The Weight Of The Nation: New HBO Documentary Tackles Nationwide Obesity

woman standing on a scale
Vivia Armstrong was obese at the age of 10. By the time she reached her teens, she tipped the scales at more than 200 pounds. Today, the Atlanta-based marketing consultant is considered morbidly obese according to clinical standards.

Read: Weight Loss & Healthy Aging

“Being overweight or obese is all I have ever known,” says 28-year-old Armstrong. “I can’t relate to people who used to be thin.”

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Armstrong is just one of millions of Americans who are classified as overweight, obese, severely obese, morbidly obese or super obese. The magnitude of the obesity situation in this country was the impetus behind HBO joining forces with the nation’s leading medical institutions, to make the four-part documentary, The Weight of the Nation, which premieres on May 14.

The film offers an uncompromising look at the severity of the obesity crisis and the driving forces behind the problem.

According to the Journal of the American Medical Association (2012) about 69 percent of U.S. adults fall into these categories. The situation is getting worse. So much so that health practitioners are talking about an obesity epidemic at catastrophic levels, which could potentially threaten the health, welfare and future of the United States.

“The sole purpose is to sound a very loud alarm that the issue of obesity has to become a top priority in this country” says John Hoffman, executive producer of the project, which was three years in the making.

“The health of our country is compromised if two-thirds of adults are overweight or obese,” adds Hoffman. “Our future is weakened if one-third of our kids are obese and our healthcare system will be on the verge of bankruptcy if things don’t change.”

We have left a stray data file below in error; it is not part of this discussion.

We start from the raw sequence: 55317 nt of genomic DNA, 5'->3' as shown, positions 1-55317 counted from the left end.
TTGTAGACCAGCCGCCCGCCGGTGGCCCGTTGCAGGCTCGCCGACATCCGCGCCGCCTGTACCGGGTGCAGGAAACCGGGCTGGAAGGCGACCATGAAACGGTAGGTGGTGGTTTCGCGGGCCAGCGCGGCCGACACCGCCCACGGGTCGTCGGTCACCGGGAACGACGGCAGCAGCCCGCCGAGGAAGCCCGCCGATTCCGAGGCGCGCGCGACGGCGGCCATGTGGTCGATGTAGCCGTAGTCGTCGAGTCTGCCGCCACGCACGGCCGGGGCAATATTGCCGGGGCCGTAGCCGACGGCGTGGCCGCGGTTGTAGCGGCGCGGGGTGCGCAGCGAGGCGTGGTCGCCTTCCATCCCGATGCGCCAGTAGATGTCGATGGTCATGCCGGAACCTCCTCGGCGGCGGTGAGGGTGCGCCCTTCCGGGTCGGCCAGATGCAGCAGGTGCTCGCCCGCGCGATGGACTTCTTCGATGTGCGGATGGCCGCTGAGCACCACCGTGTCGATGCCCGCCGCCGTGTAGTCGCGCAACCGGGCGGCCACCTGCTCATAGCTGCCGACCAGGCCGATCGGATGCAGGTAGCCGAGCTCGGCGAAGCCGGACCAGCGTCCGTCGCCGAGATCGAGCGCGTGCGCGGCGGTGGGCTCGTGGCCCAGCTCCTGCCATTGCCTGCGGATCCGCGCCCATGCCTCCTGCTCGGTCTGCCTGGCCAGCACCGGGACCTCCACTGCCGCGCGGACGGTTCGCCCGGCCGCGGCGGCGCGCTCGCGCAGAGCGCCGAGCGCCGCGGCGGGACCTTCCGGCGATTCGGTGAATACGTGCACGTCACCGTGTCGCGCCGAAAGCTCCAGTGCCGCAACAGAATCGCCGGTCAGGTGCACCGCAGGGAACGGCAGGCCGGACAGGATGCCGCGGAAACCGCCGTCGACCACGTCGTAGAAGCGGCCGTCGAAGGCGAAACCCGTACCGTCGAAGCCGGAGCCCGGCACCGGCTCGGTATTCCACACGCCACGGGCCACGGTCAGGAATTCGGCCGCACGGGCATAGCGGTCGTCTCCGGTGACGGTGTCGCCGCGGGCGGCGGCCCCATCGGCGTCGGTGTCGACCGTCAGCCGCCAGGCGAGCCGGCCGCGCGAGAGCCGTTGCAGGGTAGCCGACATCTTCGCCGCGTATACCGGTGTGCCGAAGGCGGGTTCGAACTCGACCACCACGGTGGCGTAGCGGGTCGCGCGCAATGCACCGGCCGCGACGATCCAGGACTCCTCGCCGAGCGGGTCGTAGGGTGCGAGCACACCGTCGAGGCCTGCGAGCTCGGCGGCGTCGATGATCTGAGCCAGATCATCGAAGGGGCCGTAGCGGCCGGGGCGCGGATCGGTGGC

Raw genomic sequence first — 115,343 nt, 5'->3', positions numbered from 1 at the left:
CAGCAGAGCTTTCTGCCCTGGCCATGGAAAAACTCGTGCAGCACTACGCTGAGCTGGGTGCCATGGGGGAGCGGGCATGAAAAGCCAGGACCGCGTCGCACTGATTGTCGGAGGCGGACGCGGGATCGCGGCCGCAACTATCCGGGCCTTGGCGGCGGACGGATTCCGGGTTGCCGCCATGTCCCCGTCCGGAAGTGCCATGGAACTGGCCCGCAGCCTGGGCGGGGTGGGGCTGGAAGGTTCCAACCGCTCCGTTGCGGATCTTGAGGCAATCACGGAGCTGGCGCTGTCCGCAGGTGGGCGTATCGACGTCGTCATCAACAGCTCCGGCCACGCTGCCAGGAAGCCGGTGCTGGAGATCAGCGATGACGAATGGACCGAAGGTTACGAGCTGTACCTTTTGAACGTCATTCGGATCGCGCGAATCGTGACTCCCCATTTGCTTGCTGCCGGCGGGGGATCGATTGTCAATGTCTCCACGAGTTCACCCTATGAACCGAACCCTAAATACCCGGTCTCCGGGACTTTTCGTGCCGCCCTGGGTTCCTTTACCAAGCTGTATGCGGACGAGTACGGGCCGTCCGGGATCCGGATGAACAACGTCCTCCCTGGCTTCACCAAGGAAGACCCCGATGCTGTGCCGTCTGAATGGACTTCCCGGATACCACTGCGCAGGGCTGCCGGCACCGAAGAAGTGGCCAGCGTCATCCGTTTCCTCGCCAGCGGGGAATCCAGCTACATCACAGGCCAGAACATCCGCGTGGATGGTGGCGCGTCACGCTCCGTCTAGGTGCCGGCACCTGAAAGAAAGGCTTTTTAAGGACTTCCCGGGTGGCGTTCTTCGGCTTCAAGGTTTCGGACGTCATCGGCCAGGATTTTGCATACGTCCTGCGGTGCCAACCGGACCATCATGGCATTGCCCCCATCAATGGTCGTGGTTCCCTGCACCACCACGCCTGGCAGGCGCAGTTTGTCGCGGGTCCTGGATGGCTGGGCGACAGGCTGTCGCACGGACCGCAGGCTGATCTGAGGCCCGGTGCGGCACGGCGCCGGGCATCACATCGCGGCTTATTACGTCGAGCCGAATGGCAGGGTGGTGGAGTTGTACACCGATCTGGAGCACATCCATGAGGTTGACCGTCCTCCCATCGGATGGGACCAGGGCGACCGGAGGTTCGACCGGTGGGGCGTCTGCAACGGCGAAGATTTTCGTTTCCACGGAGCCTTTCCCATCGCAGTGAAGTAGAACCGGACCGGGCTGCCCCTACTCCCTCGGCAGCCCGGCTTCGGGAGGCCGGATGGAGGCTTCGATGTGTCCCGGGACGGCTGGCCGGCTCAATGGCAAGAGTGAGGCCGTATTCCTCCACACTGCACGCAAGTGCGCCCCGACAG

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From Jennifer Hudson To Janet Jackson: Does Celebrity Weight Loss Really Encourage Us?

Janet Jackson
It’s not abnormal to see commercials for weight loss programs. Almost everyone I know (myself included) is trying to drop those pesky extra pounds.

Read: Chaka Khan Drops 60 Pounds!

But what did stand out to me was how many Black celebs were in these commercials.

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Oscar winner Jennifer Hudson, who has been promoting Weight Watchers since last spring, has lost a whopping 80 pounds. Her newest commercial has her old larger self singing to her new smaller self. But other R&B divas, namely Mariah Carey and Janet Jackson, have joined in the weight loss game, promoting Jenny Craig and Nutrisystem, respectively.

On one hand this is a good thing. Not just for their pockets, but for the everyday Black woman.

Perhaps Black women can identify with celebs who are not scary skinny and look more like them, and who can therefore encourage us lose weight just like them. Which is something we desperately need to do. According to the U.S. Office of Minority Health, in 2009 Blacks were 1.5 times more likely to be overweight or obese than whites. African-American women are 60 percent more likely to be obese than White women and about four out of five African-American females are now either overweight or obese.

But, on the other hand, I do have a few reservations about whether these ads will be the catalyst for better health among black women. First, with any celebrity, regardless of race, boasting that these meal plans have helped them lose weight always garners somewhat of a side-eye reaction.


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